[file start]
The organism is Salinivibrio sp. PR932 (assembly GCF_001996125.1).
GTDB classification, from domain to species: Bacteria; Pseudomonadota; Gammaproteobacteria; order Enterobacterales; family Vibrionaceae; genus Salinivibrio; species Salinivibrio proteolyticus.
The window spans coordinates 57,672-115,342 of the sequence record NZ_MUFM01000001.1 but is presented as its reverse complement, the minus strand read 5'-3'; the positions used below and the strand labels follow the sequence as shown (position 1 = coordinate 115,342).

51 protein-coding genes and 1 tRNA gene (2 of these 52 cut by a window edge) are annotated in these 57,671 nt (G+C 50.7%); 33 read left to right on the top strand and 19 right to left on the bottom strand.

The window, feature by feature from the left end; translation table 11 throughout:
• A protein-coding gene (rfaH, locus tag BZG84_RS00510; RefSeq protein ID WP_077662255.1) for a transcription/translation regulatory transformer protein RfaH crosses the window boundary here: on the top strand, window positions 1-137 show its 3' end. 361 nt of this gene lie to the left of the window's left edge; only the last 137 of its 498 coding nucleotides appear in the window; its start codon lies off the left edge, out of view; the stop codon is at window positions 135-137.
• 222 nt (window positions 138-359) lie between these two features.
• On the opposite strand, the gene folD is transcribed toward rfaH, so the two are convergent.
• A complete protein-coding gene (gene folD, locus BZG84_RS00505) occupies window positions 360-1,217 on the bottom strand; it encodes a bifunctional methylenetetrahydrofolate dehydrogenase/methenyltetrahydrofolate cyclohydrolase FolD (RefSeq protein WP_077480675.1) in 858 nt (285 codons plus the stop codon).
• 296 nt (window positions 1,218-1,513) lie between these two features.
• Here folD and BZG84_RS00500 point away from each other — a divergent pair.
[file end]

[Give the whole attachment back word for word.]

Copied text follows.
The organism is Salinivibrio sp. PR932 (assembly GCF_001996125.1).
GTDB classification, from domain to species: Bacteria; Pseudomonadota; Gammaproteobacteria; order Enterobacterales; family Vibrionaceae; genus Salinivibrio; species Salinivibrio proteolyticus.
The window spans coordinates 57,672-115,342 of the sequence record NZ_MUFM01000001.1 but is presented as its reverse complement, the minus strand read 5'-3'; the positions used below and the strand labels follow the sequence as shown (position 1 = coordinate 115,342).

51 protein-coding genes and 1 tRNA gene (2 of these 52 cut by a window edge) are annotated in these 57,671 nt (G+C 50.7%); 33 read left to right on the top strand and 19 right to left on the bottom strand.

The window, feature by feature from the left end; translation table 11 throughout:
• A protein-coding gene (rfaH, locus tag BZG84_RS00510; RefSeq protein ID WP_077662255.1) for a transcription/translation regulatory transformer protein RfaH crosses the window boundary here: on the top strand, window positions 1-137 show its 3' end. 361 nt of this gene lie to the left of the window's left edge; only the last 137 of its 498 coding nucleotides appear in the window; its start codon lies off the left edge, out of view; the stop codon is at window positions 135-137.
• 222 nt (window positions 138-359) lie between these two features.
• On the opposite strand, the gene folD is transcribed toward rfaH, so the two are convergent.
• A complete protein-coding gene (gene folD, locus BZG84_RS00505) occupies window positions 360-1,217 on the bottom strand; it encodes a bifunctional methylenetetrahydrofolate dehydrogenase/methenyltetrahydrofolate cyclohydrolase FolD (RefSeq protein WP_077480675.1) in 858 nt (285 codons plus the stop codon).
• 296 nt (window positions 1,218-1,513) lie between these two features.
• Here folD and BZG84_RS00500 point away from each other — a divergent pair.